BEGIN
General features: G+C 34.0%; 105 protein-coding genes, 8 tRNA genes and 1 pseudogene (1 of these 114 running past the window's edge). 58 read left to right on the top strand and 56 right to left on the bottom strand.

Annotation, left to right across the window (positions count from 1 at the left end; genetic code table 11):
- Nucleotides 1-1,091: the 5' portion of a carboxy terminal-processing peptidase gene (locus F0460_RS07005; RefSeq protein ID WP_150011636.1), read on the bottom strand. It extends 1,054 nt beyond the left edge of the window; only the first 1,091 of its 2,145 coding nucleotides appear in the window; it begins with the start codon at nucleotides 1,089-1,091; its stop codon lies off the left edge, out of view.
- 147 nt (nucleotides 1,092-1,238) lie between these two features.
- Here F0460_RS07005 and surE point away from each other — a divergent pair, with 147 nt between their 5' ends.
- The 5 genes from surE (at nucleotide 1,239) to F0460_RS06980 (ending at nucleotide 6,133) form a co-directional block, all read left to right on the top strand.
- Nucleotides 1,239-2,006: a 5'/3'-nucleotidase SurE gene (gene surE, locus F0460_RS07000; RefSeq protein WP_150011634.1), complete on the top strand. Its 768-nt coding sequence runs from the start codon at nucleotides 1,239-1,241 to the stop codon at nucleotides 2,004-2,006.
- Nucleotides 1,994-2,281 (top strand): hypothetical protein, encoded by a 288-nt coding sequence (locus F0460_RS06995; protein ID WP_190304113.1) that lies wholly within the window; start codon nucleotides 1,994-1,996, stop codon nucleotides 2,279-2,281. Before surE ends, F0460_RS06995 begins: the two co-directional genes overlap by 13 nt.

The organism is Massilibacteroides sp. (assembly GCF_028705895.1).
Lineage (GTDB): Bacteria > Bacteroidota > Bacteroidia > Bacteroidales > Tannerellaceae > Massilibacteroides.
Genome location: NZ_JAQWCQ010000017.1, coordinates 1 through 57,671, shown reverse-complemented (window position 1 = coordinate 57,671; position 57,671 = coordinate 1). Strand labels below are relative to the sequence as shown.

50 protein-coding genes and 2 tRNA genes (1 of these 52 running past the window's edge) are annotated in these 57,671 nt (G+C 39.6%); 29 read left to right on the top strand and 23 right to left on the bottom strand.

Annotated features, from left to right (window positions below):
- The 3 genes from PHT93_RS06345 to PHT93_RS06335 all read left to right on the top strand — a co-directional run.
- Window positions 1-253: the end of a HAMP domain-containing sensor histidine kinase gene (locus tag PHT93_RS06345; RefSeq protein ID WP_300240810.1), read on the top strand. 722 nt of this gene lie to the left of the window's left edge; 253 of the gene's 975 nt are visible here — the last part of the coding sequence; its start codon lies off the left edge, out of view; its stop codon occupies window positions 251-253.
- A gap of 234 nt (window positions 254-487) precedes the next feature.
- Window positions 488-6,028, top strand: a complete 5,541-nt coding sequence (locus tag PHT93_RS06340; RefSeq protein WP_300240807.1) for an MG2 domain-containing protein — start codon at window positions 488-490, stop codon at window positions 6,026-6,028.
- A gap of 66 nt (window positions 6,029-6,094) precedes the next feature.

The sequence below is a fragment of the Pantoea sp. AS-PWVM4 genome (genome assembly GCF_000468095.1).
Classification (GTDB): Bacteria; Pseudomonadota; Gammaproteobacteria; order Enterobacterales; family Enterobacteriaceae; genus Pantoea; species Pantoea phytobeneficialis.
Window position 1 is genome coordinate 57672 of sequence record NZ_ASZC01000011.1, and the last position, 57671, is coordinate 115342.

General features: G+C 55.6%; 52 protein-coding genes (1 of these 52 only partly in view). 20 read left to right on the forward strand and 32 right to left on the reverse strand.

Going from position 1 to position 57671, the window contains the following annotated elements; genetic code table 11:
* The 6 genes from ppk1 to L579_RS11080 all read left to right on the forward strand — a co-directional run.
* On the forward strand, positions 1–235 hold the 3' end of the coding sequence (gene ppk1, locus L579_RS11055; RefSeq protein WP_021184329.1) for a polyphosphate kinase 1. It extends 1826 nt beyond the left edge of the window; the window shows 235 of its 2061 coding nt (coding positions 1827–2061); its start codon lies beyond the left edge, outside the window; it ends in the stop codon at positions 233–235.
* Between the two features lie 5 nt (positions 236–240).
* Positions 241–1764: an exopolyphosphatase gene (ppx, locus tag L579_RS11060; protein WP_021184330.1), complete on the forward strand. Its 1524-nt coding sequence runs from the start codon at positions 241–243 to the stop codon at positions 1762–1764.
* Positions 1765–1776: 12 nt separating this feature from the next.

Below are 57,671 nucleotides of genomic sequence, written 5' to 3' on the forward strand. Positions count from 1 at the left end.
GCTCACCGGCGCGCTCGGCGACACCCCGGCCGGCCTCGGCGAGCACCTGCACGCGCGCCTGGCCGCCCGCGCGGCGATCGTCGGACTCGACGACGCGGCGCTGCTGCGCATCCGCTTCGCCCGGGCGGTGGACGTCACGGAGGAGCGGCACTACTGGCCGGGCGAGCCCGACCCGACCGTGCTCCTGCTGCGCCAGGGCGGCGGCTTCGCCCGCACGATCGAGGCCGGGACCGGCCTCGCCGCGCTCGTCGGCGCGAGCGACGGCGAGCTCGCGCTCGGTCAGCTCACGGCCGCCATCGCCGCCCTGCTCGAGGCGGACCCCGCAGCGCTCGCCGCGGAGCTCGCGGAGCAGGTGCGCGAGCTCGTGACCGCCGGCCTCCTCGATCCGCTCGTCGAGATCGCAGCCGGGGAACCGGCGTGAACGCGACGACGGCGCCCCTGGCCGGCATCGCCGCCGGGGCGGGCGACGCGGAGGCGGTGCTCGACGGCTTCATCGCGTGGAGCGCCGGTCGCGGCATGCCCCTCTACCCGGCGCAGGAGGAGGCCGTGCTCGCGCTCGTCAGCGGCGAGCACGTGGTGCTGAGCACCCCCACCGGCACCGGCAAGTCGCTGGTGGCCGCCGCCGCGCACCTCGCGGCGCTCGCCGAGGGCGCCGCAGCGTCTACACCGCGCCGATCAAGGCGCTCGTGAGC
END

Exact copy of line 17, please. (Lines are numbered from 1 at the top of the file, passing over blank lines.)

- Window positions 488-6,028, top strand: a complete 5,541-nt coding sequence (locus tag PHT93_RS06340; RefSeq protein WP_300240807.1) for an MG2 domain-containing protein — start codon at window positions 488-490, stop codon at window positions 6,026-6,028.